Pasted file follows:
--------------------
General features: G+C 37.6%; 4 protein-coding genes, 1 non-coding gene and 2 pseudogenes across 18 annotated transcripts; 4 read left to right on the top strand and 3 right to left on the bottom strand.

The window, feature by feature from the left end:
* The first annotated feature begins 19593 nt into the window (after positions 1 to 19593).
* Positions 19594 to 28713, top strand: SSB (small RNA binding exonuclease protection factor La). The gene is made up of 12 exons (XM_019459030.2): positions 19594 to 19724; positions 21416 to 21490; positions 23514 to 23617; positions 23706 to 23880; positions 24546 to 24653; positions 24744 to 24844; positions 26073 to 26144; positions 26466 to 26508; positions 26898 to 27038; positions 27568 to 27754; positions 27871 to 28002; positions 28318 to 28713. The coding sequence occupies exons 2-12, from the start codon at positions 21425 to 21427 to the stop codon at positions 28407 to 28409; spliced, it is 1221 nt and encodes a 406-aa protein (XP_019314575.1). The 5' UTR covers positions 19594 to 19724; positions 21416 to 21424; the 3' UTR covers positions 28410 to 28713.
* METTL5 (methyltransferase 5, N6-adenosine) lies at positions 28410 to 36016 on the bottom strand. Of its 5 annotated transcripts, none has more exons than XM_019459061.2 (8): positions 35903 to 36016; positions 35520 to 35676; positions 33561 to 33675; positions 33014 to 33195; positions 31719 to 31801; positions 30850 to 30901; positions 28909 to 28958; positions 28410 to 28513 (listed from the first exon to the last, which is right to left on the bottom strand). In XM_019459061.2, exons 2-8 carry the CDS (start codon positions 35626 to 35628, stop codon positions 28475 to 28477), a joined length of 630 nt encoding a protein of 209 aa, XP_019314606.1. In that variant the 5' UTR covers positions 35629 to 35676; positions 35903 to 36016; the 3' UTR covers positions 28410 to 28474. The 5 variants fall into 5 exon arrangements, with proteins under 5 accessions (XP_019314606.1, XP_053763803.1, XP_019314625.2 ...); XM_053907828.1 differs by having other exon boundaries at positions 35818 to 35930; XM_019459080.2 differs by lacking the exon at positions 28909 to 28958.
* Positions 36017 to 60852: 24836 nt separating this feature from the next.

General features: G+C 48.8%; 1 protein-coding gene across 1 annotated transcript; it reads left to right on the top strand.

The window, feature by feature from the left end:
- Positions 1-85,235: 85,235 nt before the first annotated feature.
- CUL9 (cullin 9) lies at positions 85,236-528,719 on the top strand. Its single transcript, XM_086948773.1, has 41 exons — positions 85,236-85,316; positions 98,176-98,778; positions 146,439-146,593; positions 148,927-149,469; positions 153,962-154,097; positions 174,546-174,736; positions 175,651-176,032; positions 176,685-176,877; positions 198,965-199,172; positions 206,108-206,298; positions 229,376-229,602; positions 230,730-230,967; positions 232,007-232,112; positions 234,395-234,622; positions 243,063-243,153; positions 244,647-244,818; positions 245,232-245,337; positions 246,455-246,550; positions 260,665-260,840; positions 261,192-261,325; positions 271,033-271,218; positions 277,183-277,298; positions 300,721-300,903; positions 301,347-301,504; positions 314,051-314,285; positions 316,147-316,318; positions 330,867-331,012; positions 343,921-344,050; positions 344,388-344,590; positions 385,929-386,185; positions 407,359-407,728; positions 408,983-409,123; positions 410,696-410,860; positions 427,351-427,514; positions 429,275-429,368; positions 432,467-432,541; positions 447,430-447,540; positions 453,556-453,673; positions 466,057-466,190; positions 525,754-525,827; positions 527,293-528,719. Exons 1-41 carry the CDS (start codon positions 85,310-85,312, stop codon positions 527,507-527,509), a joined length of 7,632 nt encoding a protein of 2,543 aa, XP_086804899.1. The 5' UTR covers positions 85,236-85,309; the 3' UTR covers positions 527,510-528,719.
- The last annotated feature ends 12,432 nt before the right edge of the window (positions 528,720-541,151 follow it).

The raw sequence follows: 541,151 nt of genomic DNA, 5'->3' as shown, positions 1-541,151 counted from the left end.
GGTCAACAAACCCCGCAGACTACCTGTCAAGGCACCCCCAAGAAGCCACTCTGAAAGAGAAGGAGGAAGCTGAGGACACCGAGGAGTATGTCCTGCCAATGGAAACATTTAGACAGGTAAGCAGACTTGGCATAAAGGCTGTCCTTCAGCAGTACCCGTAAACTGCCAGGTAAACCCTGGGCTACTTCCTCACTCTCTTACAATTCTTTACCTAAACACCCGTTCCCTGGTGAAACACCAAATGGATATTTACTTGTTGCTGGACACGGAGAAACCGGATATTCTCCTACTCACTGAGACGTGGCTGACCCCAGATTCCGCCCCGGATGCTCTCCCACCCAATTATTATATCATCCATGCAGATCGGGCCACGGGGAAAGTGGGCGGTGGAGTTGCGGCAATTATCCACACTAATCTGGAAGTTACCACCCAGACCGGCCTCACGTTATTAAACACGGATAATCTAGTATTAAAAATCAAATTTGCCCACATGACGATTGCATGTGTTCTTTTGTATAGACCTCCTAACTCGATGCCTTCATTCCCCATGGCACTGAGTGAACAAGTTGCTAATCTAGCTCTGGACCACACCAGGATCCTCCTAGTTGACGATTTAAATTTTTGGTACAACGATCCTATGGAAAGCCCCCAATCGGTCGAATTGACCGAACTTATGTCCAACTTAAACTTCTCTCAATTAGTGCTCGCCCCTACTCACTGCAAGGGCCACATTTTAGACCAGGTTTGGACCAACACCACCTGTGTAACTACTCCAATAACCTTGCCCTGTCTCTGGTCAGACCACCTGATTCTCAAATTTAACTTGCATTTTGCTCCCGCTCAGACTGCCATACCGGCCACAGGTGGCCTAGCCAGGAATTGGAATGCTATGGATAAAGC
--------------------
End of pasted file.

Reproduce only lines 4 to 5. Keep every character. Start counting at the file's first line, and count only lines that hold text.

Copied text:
* Positions 19594 to 28713, top strand: SSB (small RNA binding exonuclease protection factor La). The gene is made up of 12 exons (XM_019459030.2): positions 19594 to 19724; positions 21416 to 21490; positions 23514 to 23617; positions 23706 to 23880; positions 24546 to 24653; positions 24744 to 24844; positions 26073 to 26144; positions 26466 to 26508; positions 26898 to 27038; positions 27568 to 27754; positions 27871 to 28002; positions 28318 to 28713. The coding sequence occupies exons 2-12, from the start codon at positions 21425 to 21427 to the stop codon at positions 28407 to 28409; spliced, it is 1221 nt and encodes a 406-aa protein (XP_019314575.1). The 5' UTR covers positions 19594 to 19724; positions 21416 to 21424; the 3' UTR covers positions 28410 to 28713.
* METTL5 (methyltransferase 5, N6-adenosine) lies at positions 28410 to 36016 on the bottom strand. Of its 5 annotated transcripts, none has more exons than XM_019459061.2 (8): positions 35903 to 36016; positions 35520 to 35676; positions 33561 to 33675; positions 33014 to 33195; positions 31719 to 31801; positions 30850 to 30901; positions 28909 to 28958; positions 28410 to 28513 (listed from the first exon to the last, which is right to left on the bottom strand). In XM_019459061.2, exons 2-8 carry the CDS (start codon positions 35626 to 35628, stop codon positions 28475 to 28477), a joined length of 630 nt encoding a protein of 209 aa, XP_019314606.1. In that variant the 5' UTR covers positions 35629 to 35676; positions 35903 to 36016; the 3' UTR covers positions 28410 to 28474. The 5 variants fall into 5 exon arrangements, with proteins under 5 accessions (XP_019314606.1, XP_053763803.1, XP_019314625.2 ...); XM_053907828.1 differs by having other exon boundaries at positions 35818 to 35930; XM_019459080.2 differs by lacking the exon at positions 28909 to 28958.